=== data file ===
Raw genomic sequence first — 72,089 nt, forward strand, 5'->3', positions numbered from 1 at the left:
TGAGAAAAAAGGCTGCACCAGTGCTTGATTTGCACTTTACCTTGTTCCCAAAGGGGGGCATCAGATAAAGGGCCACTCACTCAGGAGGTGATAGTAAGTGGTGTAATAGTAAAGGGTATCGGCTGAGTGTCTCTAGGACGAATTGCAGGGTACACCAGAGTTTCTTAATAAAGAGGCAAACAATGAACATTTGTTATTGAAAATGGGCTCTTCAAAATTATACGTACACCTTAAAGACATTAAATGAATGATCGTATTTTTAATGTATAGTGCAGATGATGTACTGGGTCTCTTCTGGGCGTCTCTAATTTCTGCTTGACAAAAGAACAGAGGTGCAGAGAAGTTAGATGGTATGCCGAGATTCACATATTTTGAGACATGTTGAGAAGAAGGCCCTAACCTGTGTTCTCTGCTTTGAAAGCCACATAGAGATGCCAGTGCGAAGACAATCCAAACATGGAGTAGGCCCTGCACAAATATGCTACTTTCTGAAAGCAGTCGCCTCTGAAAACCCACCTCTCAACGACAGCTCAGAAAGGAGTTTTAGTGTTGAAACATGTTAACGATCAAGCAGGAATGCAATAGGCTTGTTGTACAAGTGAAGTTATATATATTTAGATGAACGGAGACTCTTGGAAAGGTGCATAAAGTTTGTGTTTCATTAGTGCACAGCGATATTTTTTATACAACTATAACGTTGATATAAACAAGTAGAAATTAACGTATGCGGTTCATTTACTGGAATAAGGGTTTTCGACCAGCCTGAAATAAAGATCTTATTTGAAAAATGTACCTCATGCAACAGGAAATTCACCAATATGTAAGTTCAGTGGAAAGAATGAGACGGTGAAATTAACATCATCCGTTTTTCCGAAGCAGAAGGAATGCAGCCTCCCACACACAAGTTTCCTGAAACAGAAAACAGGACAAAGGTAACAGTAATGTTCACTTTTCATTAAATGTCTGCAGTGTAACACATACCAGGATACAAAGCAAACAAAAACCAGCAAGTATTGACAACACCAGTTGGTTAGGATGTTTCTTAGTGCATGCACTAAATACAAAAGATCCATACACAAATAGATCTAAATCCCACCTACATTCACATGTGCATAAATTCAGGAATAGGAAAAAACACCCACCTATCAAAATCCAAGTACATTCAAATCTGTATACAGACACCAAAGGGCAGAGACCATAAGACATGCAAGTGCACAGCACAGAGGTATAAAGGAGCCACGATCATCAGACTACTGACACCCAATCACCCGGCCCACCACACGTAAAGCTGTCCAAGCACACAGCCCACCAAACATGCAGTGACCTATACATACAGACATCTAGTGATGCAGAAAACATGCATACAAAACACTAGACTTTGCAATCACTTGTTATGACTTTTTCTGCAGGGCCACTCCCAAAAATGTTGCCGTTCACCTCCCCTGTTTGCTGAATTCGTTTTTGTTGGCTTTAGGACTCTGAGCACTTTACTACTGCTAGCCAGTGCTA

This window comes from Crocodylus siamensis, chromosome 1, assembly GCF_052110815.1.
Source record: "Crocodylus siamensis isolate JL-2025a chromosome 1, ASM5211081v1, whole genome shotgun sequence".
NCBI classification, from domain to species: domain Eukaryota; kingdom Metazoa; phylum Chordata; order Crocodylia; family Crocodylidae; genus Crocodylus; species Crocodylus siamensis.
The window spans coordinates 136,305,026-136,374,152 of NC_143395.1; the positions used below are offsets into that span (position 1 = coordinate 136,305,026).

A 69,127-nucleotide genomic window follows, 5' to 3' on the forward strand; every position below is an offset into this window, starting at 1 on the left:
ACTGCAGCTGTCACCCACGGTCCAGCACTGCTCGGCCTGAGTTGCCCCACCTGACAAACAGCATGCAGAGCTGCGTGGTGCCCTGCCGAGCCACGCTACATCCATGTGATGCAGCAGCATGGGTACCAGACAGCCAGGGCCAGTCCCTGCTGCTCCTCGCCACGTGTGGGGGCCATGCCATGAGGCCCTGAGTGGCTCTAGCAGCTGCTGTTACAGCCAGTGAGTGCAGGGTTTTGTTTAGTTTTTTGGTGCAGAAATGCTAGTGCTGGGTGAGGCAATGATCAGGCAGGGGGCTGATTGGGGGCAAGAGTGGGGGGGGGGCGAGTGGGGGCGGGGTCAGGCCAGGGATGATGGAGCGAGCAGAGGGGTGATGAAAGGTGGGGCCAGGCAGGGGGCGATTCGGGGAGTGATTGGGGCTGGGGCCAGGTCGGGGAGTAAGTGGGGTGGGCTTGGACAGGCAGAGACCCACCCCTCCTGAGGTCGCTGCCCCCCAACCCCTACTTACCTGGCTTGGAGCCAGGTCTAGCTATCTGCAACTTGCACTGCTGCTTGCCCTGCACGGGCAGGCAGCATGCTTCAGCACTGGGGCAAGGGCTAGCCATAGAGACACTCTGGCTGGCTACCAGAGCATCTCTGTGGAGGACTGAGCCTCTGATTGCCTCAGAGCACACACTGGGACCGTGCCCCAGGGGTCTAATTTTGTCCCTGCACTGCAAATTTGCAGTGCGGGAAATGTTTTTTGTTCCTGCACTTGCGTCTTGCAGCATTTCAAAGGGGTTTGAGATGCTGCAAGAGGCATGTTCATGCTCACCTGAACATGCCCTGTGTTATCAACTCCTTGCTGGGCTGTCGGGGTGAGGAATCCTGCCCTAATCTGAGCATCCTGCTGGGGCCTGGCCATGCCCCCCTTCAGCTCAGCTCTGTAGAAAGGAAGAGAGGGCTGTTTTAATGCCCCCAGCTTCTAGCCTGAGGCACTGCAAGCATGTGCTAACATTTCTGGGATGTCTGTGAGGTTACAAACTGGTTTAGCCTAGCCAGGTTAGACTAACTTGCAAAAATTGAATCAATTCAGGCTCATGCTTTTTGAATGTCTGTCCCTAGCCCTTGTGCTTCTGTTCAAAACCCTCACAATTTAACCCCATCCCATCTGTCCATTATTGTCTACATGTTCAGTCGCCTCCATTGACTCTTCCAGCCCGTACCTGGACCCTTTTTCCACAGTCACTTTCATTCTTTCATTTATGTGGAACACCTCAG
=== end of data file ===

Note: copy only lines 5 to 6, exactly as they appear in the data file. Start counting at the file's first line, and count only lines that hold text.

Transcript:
NCBI classification, from domain to species: domain Eukaryota; kingdom Metazoa; phylum Chordata; order Crocodylia; family Crocodylidae; genus Crocodylus; species Crocodylus siamensis.
The window spans coordinates 136,305,026-136,374,152 of NC_143395.1; the positions used below are offsets into that span (position 1 = coordinate 136,305,026).